The Problems with Buying a New Build Property… and How to Avoid Them
We investigate common problems with new build properties and show you how to avoid them when buying a new build home.
Article By: Francesca Burke
Last Update: March 2019
New-build properties are increasingly common, with the government estimating that 300,000 new homes should be built annually to meet demand. In theory, new builds have fewer problems than older buildings (they should be better insulated, more economical and more environmentally friendly).
But more than half of buyers of new build homes in England report problems with them, according to a March 2017 survey. For example, in December 2018, the Victoria Derbyshire programme found that hundreds of homes across the UK were built with weak mortar and require repairs. Additionally, homeowners on private estates struggle with unregulated and uncapped maintenance costs. Furthermore, there can be major problems with leasehold homes whose freehold has been sold on without buyers’ knowledge. Given that the average new-build home costs £255,543, and it takes a lot of time and effort to organise and build, these costly additional challenges don’t exactly encourage new builds! In this post, we look at the issues associated with new build properties and the steps you can take to avoid them.
Freehold and Leasehold Issues
Freeholders own their property and the land it’s on, whereas leaseholders just own their property for the length of the lease, and pay the freeholder ground rent. It’s a simple concept, but in reality, many new build homes are sold as leasehold without the buyers realising that they don’t own the land their property is on. The freehold is then sold on to an investment company without the owners’ knowledge or permission. Often if the homeowners want to buy the freehold, the new company quotes them inflated and affordable prices. This practice is not currently illegal, although MPs have backed the National Leasehold Campaign, which is calling to ban it.
Problems with Ground Rent
Leaseholders pay the freeholders of their property ground rent, with additional charges to alter the property. According to the Daily Telegraph, the average ground rent in the UK is £371 per year, plus costs for alterations. Furthermore, in 2015 43% of new build homes in England and Wales were leaseholds, up from 22% in 1996; property builders are investing in what is, for them, a lucrative income stream. After completing the property, they sell the freehold to private companies which in turn earn significant revenue from ground rent.
Furthermore, in recent years ground rent has increased exponentially. In some cases, ground rent is set to double every 10 or 25 years, which leaves leaseholders unable to sell their property as no buyer wants to take on a ground rent of several thousand pounds per year.
In 2018 the government announced plans to make most new build properties free hold and to cap ground rent at £10, but time will tell if those plans come to fruition!
Maintenence Costs: Badly Constructed Buildings
There are significant and often stressful maintenance costs associated with buying a new build property. Many are shoddily built to a strict time limit and require severe structural improvements. Just some of the issues reported include gas works in breach of regulations, insect infestations and blocked drains. Although new build homes come with warranties – it is actually down to the builder to fix problems up to two years after completion – warranties often cover far less than buyers realise. Families can be forced to live in badly-built houses while trying to sort out issues, such as one family who bought a £280,000 new build from Persimmon in 2017… and found 700 defects.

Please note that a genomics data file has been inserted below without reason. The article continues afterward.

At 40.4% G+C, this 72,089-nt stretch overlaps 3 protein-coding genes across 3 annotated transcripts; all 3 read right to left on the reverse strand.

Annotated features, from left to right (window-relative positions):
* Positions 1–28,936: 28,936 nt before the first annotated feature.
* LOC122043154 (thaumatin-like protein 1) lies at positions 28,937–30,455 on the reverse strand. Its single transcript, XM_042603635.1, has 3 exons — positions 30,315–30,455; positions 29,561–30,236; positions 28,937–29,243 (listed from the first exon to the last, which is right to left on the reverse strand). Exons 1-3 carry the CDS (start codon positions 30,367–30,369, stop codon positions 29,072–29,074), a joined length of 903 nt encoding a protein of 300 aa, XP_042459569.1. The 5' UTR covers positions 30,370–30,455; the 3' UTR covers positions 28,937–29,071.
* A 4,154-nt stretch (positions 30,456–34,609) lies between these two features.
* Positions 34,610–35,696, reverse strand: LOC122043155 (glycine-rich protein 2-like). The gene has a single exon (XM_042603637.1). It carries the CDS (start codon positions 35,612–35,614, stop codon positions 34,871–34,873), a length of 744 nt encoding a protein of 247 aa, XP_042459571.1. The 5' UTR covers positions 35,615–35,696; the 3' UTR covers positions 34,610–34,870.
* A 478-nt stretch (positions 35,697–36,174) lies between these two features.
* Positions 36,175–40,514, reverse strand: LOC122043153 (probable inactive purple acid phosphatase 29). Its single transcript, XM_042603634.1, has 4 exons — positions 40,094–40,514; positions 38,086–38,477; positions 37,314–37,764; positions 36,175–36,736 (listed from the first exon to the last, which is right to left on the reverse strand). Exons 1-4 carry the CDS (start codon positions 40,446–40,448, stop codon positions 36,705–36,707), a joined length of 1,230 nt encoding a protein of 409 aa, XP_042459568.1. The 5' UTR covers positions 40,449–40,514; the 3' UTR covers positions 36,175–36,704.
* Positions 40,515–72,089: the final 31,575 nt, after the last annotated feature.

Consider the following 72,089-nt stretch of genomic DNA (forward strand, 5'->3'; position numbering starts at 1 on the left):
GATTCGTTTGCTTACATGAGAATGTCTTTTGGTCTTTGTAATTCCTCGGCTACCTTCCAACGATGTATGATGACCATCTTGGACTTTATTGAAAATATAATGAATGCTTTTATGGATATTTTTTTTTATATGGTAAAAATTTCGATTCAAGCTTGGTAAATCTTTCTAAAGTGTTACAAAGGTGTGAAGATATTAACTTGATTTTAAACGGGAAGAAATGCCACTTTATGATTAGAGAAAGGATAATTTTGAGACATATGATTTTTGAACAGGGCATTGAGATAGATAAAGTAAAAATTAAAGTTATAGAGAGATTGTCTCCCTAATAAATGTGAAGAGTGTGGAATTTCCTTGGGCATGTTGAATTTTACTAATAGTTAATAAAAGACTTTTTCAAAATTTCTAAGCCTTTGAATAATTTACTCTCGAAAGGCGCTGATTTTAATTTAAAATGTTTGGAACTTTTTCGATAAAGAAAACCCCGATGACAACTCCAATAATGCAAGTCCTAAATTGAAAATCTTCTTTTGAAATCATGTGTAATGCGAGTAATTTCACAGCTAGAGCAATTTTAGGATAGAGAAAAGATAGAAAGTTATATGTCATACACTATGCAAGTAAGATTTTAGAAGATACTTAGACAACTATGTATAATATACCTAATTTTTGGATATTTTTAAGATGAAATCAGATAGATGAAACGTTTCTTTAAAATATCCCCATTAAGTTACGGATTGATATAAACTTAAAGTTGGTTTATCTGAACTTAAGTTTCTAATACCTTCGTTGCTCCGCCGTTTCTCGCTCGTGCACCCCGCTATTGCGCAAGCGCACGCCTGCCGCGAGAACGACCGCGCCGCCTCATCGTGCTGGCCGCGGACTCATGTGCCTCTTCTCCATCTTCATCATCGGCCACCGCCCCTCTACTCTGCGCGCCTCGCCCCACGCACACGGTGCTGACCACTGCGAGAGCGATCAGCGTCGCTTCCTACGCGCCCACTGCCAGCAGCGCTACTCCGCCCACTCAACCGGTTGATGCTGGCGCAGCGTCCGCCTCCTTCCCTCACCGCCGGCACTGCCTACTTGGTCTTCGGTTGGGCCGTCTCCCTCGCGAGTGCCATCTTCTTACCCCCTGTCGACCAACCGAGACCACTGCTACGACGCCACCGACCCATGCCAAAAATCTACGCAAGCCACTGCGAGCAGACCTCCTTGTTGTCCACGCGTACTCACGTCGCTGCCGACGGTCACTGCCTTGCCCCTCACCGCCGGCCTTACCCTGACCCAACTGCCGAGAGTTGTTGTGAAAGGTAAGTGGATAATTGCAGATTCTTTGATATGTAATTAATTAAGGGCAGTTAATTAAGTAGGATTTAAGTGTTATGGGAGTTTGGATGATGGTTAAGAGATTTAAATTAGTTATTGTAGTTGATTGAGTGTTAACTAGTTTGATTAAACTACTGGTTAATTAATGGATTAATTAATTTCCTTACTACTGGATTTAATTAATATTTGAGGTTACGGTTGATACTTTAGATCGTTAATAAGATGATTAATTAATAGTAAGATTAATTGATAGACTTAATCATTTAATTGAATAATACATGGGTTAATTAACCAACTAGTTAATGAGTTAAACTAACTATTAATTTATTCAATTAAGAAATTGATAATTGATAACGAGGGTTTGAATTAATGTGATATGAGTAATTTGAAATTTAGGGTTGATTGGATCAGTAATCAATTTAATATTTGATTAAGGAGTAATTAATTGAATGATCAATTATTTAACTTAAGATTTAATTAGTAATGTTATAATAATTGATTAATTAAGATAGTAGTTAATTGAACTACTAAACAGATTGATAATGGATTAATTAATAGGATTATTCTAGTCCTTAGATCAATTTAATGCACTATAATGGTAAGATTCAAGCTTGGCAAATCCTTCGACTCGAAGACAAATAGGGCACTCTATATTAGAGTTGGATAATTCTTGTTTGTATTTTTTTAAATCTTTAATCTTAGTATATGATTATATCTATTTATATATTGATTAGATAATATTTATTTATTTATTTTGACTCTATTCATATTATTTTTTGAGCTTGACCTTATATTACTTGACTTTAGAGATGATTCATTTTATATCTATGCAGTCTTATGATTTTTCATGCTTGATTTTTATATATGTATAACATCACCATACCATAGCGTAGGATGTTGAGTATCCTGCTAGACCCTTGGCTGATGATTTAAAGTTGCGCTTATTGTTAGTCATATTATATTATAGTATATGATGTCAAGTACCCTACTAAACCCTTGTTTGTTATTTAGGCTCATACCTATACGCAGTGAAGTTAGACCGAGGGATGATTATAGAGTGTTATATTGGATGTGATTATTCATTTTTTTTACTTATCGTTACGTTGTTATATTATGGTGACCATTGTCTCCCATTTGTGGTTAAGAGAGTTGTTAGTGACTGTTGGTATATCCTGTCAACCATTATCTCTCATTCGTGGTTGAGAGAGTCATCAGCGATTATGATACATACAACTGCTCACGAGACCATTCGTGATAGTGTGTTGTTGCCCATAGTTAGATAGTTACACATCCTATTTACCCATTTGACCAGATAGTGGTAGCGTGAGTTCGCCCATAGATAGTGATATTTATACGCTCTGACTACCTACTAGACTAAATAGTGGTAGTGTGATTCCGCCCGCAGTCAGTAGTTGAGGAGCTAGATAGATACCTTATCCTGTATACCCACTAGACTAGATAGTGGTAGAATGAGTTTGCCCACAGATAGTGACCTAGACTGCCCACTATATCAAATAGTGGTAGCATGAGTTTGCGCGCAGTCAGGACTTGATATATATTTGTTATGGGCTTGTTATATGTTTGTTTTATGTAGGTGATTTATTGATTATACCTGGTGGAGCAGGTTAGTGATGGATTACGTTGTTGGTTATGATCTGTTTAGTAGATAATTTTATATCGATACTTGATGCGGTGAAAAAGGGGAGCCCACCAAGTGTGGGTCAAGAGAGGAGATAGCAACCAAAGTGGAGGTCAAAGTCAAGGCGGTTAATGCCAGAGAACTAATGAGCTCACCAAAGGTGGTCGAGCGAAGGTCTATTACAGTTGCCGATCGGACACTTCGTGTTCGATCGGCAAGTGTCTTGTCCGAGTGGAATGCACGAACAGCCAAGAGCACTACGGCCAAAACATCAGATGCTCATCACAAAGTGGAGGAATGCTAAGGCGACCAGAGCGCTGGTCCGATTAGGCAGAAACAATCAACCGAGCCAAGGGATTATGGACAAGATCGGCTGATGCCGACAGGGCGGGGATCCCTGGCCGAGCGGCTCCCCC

What’s more, housing developers are coming increasingly under fire for profiting from the government’s Help to Buy Scheme by selling sub-par homes to buyers desperate to get onto the property ladder. In early 2017, after pressure from homeowners, Bovis Homes announced it would pay out £7 million to homeowners to repair poorly-built properties.
Maintenence Costs: Unadopted Land
Furthermore, many private estates come with areas of unadopted, or common, land. The estate owner owns the unadopted land but can legally sell it or sub-contract it to a private company. The company then passes on maintenance costs, at an inflated price, to homeowners (both leasehold and freehold). What’s more, homeowners pay full council tax but the council doesn’t maintain the land because it’s on a private estate! Maintenence costs are currently uncapped and unregulated, so if you’re thinking of buying a new build home, check whether the unadopted land will be adopted by your local authority. If the answer is no, consider rethinking your purchase.
How Do You Avoid Issues with a New Build Property?
Are you considering a new build home? Your first step should be to consult a solicitor to ensure you know exactly what you’re buying. For practical advice from other property owners, visit the Homeowners’ Rights Network (HorNet). It may also be worth investigating your property developer to check their record. Take careful note of all the small print in your paperwork, because the more you understand about what you’re taking on, the easier it will be to spot and challenge unfair loopholes or shoddy building practices.
There are proposals to tighten up housing regulations – in fact, a government consultation took place in summer 2017. It remains to be seen whether there will be a change in laws regarding leaseholds, ground rent or maintenance costs but we’ll keep you updated!
Have you experienced an issue with a new build property? Do you have any advice for new buyers? Let us know in the comments!
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